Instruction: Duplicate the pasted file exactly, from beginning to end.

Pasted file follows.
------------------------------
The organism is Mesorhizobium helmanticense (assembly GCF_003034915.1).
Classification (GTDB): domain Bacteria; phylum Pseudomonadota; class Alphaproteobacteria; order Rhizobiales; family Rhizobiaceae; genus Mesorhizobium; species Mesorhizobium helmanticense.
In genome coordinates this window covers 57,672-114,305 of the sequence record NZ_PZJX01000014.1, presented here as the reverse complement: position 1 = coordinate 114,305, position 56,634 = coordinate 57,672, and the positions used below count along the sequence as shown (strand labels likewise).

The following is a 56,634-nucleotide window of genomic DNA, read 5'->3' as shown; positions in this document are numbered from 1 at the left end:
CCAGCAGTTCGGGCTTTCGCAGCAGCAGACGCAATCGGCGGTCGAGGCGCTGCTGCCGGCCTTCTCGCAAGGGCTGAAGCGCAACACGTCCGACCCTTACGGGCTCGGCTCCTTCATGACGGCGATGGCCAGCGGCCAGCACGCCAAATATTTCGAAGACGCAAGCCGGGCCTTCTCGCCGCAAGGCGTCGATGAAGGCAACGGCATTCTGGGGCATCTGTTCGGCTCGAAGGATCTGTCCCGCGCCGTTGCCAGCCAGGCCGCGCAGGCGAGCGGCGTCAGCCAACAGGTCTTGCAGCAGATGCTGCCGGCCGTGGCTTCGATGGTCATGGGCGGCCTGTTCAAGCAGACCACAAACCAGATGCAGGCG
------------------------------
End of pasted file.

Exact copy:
The organism is Mesorhizobium helmanticense (assembly GCF_003034915.1).
Classification (GTDB): domain Bacteria; phylum Pseudomonadota; class Alphaproteobacteria; order Rhizobiales; family Rhizobiaceae; genus Mesorhizobium; species Mesorhizobium helmanticense.
In genome coordinates this window covers 57,672-114,305 of the sequence record NZ_PZJX01000014.1, presented here as the reverse complement: position 1 = coordinate 114,305, position 56,634 = coordinate 57,672, and the positions used below count along the sequence as shown (strand labels likewise).

The following is a 56,634-nucleotide window of genomic DNA, read 5'->3' as shown; positions in this document are numbered from 1 at the left end:
CCAGCAGTTCGGGCTTTCGCAGCAGCAGACGCAATCGGCGGTCGAGGCGCTGCTGCCGGCCTTCTCGCAAGGGCTGAAGCGCAACACGTCCGACCCTTACGGGCTCGGCTCCTTCATGACGGCGATGGCCAGCGGCCAGCACGCCAAATATTTCGAAGACGCAAGCCGGGCCTTCTCGCCGCAAGGCGTCGATGAAGGCAACGGCATTCTGGGGCATCTGTTCGGCTCGAAGGATCTGTCCCGCGCCGTTGCCAGCCAGGCCGCGCAGGCGAGCGGCGTCAGCCAACAGGTCTTGCAGCAGATGCTGCCGGCCGTGGCTTCGATGGTCATGGGCGGCCTGTTCAAGCAGACCACAAACCAGATGCAGGCG